Cheap to buy and rent marginal land will encourage small businesses and hence wages for employees.

    • roy_langston
      ... So you are in fact being paid multiple times for the same work, just as Shaw said. ... No, it is being produced by a publisher and sold by booksellers.
      Message 142 of 142 , Dec 10, 2012
        --- In LandCafe@yahoogroups.com, "John" <burns-john@...> wrote:

        > --- In LandCafe@yahoogroups.com, "roy_langston" <roy_langston@> wrote:
        > >
        > > --- In LandCafe@yahoogroups.com, "John" <burns-john@> wrote:
        > >
        > > > --- In LandCafe@yahoogroups.com, "roy_langston" <roy_langston@> wrote:
        > > > > > If I write a book and it sells well for
        > > > > > 5 years, where am I being paid many times?
        > > > >
        > > > > You are being paid each time someone buys one.
        > > > > Surely this is obvious.
        > > >
        > > > I am not. Over 5 years if the book
        > > > makes say £100,000 and then publication halts,
        > > > then I have been paid once for that book run.
        > >
        > > No. If you had been paid a flat fee,
        > > that would be one payment.
        > Roy, so what!

        So you are in fact being paid multiple times for the same work, just as Shaw said.

        > If I get paid one fee at the end of a book run or drip fed each time a book is sold, it doesn't matter. One thing that is clear, it is MY book and MY work.

        No, it is being produced by a publisher and sold by booksellers. For whose work YOU are being paid multiple times.

        > The most recorded song in history, by countless artists, is "Yesterday" written by Paul McCartney. He gets a royalty for each record sold, or played on air, by those who copy.

        Getting paid millions of times for the same work, just as Shaw said.

        > Those who copy still make money as well.

        Some do, some don't. How would that be relevant?

        > I see nothing wrong with that. Paul McCartney has never stopped any of them recording his song.

        Then why would they pay him for doing nothing?

        > All the proceeds of his original go to him and rightly so..

        No, it is not just "his original," but all the other arrangements and versions as well.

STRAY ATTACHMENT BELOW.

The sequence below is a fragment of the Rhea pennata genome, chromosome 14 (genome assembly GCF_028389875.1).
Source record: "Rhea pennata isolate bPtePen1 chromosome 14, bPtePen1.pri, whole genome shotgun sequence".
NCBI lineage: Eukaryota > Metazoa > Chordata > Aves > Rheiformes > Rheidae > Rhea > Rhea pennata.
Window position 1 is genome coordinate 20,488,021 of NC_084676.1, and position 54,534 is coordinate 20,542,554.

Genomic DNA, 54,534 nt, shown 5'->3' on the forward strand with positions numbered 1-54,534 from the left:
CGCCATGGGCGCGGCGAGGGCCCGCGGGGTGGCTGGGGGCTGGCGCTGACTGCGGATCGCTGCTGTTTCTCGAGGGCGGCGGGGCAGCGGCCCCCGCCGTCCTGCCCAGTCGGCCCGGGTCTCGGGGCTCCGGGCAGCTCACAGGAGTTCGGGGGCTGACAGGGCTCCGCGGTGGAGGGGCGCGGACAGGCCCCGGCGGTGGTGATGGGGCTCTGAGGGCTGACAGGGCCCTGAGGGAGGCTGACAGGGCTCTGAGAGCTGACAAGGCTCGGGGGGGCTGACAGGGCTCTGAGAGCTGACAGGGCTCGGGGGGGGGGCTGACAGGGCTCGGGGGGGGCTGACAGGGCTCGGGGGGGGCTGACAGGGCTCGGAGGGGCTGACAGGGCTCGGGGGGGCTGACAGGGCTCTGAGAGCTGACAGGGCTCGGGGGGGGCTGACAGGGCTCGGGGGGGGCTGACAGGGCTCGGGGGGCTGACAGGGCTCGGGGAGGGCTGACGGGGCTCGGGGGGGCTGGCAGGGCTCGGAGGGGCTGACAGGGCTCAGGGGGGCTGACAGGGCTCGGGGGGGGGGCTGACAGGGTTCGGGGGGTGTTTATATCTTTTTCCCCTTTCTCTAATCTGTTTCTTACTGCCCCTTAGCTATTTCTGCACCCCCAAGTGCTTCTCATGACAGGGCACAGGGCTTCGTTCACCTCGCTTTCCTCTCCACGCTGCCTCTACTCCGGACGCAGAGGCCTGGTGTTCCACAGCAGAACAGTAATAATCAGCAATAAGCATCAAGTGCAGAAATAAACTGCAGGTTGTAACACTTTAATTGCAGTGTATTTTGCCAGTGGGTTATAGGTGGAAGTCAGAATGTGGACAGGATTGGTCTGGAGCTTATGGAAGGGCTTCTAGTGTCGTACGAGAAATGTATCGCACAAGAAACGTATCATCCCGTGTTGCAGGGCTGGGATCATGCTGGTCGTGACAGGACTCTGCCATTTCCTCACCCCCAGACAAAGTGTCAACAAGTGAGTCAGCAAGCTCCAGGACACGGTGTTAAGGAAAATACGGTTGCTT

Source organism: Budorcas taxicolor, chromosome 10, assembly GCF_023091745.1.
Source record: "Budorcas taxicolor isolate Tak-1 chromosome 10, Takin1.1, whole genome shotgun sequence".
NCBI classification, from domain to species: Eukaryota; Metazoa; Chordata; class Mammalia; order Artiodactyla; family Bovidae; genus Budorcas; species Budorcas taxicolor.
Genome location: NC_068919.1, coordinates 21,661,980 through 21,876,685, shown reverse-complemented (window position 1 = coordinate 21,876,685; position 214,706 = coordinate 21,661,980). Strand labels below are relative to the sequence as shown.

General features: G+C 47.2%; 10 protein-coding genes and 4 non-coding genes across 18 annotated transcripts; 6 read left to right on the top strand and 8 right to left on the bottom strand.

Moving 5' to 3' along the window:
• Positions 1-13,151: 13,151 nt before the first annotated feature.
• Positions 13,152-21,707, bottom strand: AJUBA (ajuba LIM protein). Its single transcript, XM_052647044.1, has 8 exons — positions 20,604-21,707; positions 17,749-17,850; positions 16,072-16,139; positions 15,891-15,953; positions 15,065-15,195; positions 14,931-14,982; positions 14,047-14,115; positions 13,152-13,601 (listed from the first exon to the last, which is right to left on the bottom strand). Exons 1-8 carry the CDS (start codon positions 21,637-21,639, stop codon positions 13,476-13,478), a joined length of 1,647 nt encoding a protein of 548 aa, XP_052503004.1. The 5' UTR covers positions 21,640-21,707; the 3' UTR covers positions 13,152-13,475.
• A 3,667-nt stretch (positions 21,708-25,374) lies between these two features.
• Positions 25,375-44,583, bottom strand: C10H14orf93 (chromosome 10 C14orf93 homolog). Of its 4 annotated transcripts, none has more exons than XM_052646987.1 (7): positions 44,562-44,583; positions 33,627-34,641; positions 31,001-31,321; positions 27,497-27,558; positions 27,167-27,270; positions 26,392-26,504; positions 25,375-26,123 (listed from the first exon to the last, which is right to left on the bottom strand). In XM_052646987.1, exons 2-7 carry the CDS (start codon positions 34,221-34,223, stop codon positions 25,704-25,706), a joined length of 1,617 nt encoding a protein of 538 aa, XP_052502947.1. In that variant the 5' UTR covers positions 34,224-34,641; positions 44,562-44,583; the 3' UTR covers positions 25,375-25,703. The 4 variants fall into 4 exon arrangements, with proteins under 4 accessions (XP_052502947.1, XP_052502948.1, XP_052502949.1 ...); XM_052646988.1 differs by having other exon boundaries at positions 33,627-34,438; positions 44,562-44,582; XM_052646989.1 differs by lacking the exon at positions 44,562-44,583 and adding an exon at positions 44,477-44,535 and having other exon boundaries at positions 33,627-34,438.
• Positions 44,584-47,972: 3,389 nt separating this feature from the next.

> > > He took someone else's effort.
        > >
        > > What do you mean, "took"? He made his
        > > OWN effort, creating a new product which
        > > others did not create.
        > He did not.

        He indisputably did.

        > He took the efforts of other authors R&D and rolled it into one book.

        No, he did his own R&D, making one better book using ideas from worse books.

        > I have always thought of doing the same myself. Within a few weeks a "new" book can be knocked up by using other people's efforts. I am sure it happens all the time.

        And there is nothing wrong with it.

        > > > > > What about the case of a large company
        > > > > > making millions using your work and you get nothing?
        > > > >
        > > > > Good for them: it means they are more productive
        > > > > and efficient than their competitors, who have
        > > > > access to the same knowledge and ideas. If you
        > > > > want to get paid for your work, make an arrangement
        > > > > to get paid before it enters the public domain.
        > > >
        > > > That is pure naivety.
        > >
        > > It is fact.
        > Many Socialists claim all the free market does is allow most money to gather with a few percent of the population.

        Because they refuse to know the facts about how land titles and other privileges, which are no part of a free market, steal from the productive and give to the privileged.

        > They claim a free for all does this so control, or state ownership is needed. We see it now with powerful corporations.

        I see powerful corporations enriching themselves through privilege, not the free market.

        > The right never thought through their ideal - the repercussions of when the free-market is rigged or monopolized.

        The right thinks freedom consists in the privileged being free to remove others' freedom with government's help.

        > Roy, you have this ideal of a free for all re: patents and copyright. I agree with it in principle. But when thought through it falls apart.

        No, it does not.

        > The money will rise to the top.

        <sigh> How much money do Paul McCartney, DisneyCorp, etc. have under the CURRENT system, John?

        > I know it is not right. I do not know the solution to the problem - because I have never thought it through.

        That's OK. I have.

        -- Roy Langston